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Queen Elizabeth II’s Funeral Comes to an Emotional End — What Comes Next?

A royal sendoff. Queen Elizabeth II was honored with an extravagant funeral at Westminster Abbey, 11 days after her passing.

The longest-reigning monarch in British history was 96 when she died on September 8. Following her death, England entered a 12-day mourning period as with tradition. King Charles III, who took over the throne after his mother’s passing, has since pushed the mourning period until seven days after the funeral.

The royal events, which included the coffin’s procession to Westminster Hall and greeting the public, culminated in a service on Monday, September 19, in London. The queen’s four children — Charles, Princess Anne, Prince Andrew and Prince Edward — were all in attendance to pay homage to the late monarch. (She welcomed all of her children with late husband Prince Philip, to whom she was married for more than 70 years.)

Elizabeth’s eight grandchildren, Peter Phillips, Zara Tindall, Prince William, Prince Harry, Princess Beatrice, Princess Eugenie, Lady Louise and James, Viscount Severn, were also there to say goodbye to their beloved matriarch.

Ahead of the funeral, a source exclusively told Us Weekly how hard it was for Charles’ children, the Prince of Wales, 40, and Harry, 38, to come to terms with the queen’s death. (Charles shares his boys with late ex-wife Princess Diana, who died in 1997.)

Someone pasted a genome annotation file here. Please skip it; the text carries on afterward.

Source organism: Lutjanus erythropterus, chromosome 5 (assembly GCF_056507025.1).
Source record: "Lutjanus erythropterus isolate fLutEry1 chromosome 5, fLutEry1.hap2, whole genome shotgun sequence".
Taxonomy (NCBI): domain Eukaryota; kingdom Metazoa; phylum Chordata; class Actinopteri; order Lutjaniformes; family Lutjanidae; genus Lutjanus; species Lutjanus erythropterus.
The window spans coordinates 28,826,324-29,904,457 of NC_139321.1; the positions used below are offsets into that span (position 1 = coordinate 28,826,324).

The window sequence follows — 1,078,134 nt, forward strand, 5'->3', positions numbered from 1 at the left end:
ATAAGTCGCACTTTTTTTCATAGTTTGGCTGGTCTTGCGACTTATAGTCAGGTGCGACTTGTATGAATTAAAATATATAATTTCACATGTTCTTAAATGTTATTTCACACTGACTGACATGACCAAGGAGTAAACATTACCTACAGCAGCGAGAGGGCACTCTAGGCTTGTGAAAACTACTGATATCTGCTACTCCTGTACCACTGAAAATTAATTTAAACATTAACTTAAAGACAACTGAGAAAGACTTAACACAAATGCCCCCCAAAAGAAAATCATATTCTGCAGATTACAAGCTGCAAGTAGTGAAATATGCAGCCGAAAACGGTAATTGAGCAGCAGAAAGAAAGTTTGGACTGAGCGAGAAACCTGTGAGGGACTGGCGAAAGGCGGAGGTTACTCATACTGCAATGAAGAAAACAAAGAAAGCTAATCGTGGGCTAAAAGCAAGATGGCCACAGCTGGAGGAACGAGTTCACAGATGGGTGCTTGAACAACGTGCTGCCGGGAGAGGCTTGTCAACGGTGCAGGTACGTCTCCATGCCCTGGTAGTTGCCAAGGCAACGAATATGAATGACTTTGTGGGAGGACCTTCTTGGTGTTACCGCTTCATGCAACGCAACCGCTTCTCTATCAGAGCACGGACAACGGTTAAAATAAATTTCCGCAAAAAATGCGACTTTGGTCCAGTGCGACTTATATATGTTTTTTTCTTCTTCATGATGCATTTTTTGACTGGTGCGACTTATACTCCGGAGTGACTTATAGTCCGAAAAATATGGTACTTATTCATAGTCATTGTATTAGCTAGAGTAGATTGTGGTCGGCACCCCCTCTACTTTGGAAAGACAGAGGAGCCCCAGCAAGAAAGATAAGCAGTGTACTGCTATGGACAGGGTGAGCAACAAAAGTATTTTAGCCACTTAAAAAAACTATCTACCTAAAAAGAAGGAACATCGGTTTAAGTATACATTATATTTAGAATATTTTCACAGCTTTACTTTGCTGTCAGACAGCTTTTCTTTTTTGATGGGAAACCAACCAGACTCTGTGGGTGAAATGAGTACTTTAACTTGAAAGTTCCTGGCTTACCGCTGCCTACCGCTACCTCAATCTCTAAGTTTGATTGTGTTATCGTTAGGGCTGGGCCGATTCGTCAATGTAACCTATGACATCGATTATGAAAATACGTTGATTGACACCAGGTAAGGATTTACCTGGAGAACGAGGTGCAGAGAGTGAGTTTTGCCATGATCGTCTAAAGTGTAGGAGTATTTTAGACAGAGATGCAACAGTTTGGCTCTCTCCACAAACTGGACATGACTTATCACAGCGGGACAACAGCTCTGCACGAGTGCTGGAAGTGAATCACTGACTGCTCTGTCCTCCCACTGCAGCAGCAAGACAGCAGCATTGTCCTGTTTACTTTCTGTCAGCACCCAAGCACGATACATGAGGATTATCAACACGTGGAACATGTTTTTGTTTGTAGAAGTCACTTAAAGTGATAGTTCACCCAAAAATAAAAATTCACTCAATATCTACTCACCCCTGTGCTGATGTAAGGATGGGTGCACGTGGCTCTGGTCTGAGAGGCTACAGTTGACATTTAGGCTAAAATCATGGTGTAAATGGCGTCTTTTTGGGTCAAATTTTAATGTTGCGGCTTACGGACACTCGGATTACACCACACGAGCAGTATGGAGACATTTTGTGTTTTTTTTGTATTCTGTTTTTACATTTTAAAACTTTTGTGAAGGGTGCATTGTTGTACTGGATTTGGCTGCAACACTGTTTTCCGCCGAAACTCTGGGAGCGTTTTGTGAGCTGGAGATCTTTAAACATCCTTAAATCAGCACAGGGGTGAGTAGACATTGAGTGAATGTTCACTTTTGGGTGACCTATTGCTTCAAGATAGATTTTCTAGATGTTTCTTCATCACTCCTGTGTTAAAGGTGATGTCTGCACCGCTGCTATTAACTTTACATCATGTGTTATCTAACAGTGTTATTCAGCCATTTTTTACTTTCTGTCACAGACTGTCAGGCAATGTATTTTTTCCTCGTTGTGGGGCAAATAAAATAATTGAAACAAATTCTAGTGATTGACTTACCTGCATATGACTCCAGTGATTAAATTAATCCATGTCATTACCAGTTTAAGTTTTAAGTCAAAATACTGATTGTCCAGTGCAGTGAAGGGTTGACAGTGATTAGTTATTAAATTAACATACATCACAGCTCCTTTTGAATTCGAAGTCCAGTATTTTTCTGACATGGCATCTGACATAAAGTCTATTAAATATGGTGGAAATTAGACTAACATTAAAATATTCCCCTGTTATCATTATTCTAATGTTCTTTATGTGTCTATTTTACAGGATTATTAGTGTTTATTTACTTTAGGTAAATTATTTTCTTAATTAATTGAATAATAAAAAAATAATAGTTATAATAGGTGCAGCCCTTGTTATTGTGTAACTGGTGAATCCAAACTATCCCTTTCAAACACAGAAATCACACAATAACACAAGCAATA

“This is such an intensely difficult time for the princes,” the insider said on Thursday, September 15. “They both adored their grandma and it will take some time to process the reality of her passing.”

Despite having close connections with the monarch, the siblings still feel a “horrendous sense of loss and emptiness thinking that she’ll no longer be around,” according to the source, who added that William and Harry “console themselves with the fact she’s at peace with their grandfather in heaven and watching over them and in their hearts forever.”

That same day, William opened up about his personal grieving process while making a public appearance alongside his wife, Princess Kate, at Sandringham Estate.

“William said he thinks Monday [the queen’s funeral] will be hard,” well-wisher Bex Neeve told People on Thursday. “[Kate] said it’s been overwhelming and she and William are very grateful for everyone being here. She was emotional.”

The following day, the queen’s four children joined together for the official vigil at Westminster Hall. The siblings stood around Her Majesty’s coffin, which was lying in state until her funeral.

William and Harry, meanwhile, led the second vigil at Westminster Hall on Saturday, September 17. While the Duke of Suss3x was initially not allowed to wear his military uniform for the event — due to the fact that he is no longer a working royal after his 2020 step back — he was granted a pardon for the special vigil.

Scroll down to see what happens following the queen’s Westminster Abbey funeral:

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